20. Neck and Back.-Neck stiff, cannot bend head backward.-Pain in nape, from neck over head.-Sensitiveness along spine.-Pain as of a fracture in back, when moving.-Drawing and tearing in the back and loins.-Spine sensitive; slightest pressure = outcries and ravings.-Drawing pains in middle of spine; in sacrum.-Opisthotonos (with distorted countenance).
21. Limbs.-Twitching of hands and feet; of the tendons.-Trembling of limbs; they fall asleep.
22. Upper Limbs.-Convulsive movements of arms, above head.-Convulsive movements of arms and hands; carphologia.-Contractive pain in arm, with acute lancinations in forearm.-Distortion of hands.-Clenched fists.-Cramps in hands.-Trembling of hands.-Numbness of fingers.
23. Lower Limbs.-Coxalgia, l. hip; violent, distracting pain when abscesses form.-Pain in muscle of outer side of r. hip.-Morbus coxae, l.-Drawing pains in thighs.-Jerking in legs, as from a shock, with retraction.-Drawing pains in thighs.-Bending of legs when walking (he falls over his own legs).-Trembling of feet.-Contractive cramps in feet.
24. Generalities.-Face red and bloated.-Cannot walk or keep on the feet in a darkened room. is sure to fall.-Restlessness of the body; staggering when walking; pithy, numb feeling of outer parts.-Complaints concomitant to morbid sleep.-< During perspiration; after sleep, when first awakens from sleep will shrink away as if in fear; in the dark; in solitude.-> In company.-The Stram. patient longs for light; if lying down, longs to sit up, and dislikes having head on pillow.-Spasmodic, drawing, paralytic pains in muscles and joints of limbs.-Contractive cramp in limbs.-Tingling in the limbs.-Sensation as if limbs were separated from body.-Slow contraction and extension of limbs.-Attacks of cramps of different kinds.-Tetanus.-Opisthotonos (the body is bent backwards with distorted countenance).-Cramps, and other hysterical sufferings.-Stiffness and contraction of several of the limbs.-Attacks of cataleptic stiffness in body, with loss of consciousness, preceded by headache with vertigo.-Easy movement, or great heaviness, of limbs.-Involuntary motions; hydrophobia.-Excessive aversion to liquids.-Convulsions, which resemble St. Vitus’ dance.-Convulsions (in children) with profuse perspiration followed by sleep.-The movement of the muscles subject to the will is easier and increased.-Convulsive jerking of limbs, with weeping.-Convulsive movements and jerks, esp. on touching, or fixing the eyes on brilliant objects (such as a candle, a mirror, or water), or else appearing periodically.-Convulsions, as in epilepsy, but without loss of consciousness.-Puerperal convulsions.-Syncope, with stertorous breathing.-Unconscious snoring; jaws hang down; hands and feet twitch; pupils dilated.-Trembling of limbs (also in drunkards).-Tottering of limbs, when walking, and when standing upright.-Paralysis, sometime, after an attack of apoplexy.-(General paralysis of insane.-R. T. C.).-Symptoms as from old age, sight becomes dim, has to use glasses, mind gets weak, cannot complete sentences, avoids people and suspects them; wakes with r. arm over his head and cannot get it down again (produced.-R. M. Theobald.).-Weakness, with necessity to lie down.-Suppression of all secretions and excretions.-Painlessness with most all ailments.-Movements hurried.-Restlessness and nervousness beyond description.-Whole body sensitive to touch and every movement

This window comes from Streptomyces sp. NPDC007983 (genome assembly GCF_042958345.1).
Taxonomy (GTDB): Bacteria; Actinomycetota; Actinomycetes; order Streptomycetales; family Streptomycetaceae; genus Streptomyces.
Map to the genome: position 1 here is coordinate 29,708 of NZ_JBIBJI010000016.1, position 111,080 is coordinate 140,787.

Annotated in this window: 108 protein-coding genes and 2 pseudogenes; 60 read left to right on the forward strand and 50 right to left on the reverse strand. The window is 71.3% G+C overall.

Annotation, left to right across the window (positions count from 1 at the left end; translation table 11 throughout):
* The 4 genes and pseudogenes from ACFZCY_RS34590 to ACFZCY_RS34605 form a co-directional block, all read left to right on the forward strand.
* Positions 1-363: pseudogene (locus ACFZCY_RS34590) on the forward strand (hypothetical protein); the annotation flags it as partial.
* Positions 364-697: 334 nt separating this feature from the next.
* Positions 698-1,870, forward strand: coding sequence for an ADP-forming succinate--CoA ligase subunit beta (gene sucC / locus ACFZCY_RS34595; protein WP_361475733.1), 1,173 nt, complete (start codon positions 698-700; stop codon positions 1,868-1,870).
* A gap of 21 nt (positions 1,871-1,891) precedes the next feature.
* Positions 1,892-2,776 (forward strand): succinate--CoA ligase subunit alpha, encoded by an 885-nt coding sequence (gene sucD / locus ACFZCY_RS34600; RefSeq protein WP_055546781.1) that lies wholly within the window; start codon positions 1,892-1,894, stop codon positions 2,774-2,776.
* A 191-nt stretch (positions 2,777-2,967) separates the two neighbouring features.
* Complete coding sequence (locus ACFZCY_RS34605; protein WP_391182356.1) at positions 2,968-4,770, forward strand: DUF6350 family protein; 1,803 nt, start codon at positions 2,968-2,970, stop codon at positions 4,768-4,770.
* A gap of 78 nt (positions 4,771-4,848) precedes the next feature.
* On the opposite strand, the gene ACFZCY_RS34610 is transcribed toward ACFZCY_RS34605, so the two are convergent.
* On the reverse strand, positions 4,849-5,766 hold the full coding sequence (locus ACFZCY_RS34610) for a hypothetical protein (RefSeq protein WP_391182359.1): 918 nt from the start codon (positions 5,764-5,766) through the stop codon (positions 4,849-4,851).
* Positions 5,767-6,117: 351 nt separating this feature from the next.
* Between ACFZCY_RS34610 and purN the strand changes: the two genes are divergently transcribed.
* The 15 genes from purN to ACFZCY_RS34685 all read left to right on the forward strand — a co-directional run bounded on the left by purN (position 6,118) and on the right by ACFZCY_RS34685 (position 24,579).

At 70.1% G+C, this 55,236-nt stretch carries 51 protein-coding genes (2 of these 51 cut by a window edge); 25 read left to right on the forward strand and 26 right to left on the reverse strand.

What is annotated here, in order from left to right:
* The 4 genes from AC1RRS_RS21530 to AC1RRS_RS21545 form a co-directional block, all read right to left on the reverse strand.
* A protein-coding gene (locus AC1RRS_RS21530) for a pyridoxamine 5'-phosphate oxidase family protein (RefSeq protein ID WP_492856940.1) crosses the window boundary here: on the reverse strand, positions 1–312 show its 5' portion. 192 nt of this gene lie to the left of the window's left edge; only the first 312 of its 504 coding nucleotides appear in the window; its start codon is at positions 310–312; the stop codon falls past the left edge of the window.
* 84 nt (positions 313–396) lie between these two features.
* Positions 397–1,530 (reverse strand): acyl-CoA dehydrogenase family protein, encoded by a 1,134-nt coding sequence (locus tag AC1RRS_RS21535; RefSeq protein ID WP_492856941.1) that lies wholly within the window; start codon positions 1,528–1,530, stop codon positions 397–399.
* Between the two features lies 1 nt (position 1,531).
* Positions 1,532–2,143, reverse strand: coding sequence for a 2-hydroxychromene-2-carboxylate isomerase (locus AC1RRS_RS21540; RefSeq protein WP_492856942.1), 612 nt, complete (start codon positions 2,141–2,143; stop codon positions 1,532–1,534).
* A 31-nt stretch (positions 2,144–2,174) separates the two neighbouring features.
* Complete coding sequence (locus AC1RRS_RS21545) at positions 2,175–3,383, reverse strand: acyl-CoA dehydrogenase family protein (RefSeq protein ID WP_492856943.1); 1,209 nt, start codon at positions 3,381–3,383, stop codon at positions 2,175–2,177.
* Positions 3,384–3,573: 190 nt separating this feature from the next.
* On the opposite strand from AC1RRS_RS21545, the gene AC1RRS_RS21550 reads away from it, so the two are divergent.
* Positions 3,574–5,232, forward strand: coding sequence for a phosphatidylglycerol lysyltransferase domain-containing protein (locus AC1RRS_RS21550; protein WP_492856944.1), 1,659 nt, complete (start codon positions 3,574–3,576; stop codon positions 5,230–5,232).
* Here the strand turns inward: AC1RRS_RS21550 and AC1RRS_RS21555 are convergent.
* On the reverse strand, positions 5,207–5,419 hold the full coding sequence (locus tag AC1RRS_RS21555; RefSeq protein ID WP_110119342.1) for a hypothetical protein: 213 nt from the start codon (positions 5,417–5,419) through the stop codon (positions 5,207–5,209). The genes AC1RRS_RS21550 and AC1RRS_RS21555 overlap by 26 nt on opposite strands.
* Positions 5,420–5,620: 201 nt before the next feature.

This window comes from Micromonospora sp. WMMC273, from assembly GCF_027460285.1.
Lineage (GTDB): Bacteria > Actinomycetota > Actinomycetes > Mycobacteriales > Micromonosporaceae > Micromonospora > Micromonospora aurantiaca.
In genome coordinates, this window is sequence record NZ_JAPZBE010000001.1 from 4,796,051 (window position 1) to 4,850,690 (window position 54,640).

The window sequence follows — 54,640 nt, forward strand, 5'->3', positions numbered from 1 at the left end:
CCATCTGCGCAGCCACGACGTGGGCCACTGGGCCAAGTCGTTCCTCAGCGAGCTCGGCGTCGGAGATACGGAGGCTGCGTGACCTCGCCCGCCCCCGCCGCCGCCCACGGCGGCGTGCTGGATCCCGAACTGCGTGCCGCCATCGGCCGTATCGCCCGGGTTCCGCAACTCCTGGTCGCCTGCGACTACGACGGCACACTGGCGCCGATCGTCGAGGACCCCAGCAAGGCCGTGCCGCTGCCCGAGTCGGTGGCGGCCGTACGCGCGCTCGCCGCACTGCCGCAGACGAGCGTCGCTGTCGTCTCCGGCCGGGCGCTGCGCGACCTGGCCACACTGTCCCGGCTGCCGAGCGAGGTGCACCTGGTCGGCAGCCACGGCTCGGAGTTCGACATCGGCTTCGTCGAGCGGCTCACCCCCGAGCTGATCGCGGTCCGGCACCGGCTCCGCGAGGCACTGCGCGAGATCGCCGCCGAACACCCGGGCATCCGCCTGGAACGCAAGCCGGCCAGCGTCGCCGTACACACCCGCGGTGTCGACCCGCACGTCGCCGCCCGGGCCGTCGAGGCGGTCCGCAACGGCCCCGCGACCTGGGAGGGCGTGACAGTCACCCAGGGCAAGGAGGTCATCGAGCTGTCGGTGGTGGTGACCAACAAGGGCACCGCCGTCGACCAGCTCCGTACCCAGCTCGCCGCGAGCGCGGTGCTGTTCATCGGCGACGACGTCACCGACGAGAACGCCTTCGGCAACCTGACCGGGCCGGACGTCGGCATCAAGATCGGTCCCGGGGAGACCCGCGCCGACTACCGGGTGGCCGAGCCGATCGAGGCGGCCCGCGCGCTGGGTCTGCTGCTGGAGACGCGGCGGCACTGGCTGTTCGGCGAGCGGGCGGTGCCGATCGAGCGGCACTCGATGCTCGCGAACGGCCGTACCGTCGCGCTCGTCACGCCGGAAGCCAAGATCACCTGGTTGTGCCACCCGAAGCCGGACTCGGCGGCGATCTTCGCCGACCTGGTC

“Materia Medica” is a term commonly used in the field of homeopathy to refer to a comprehensive collection of information on the characteristics and therapeutic uses of various natural substances, including plants, minerals, and animal products.
One such work is “Materia Medica,” a book written by Benoit Mure, a French homeopath, in the 19th century. The book is considered a valuable resource for homeopaths and is still widely used today.
In “Materia Medica,” Mure provides detailed information on over 100 homeopathic remedies, including their sources, preparation methods, physical and mental symptoms, and indications for use. He also discusses the philosophy and principles of homeopathy, as well as its history and development.
The book is known for its clear and concise writing style, and it has been praised for its accuracy and depth of knowledge. It remains a popular reference for homeopaths and students of homeopathy.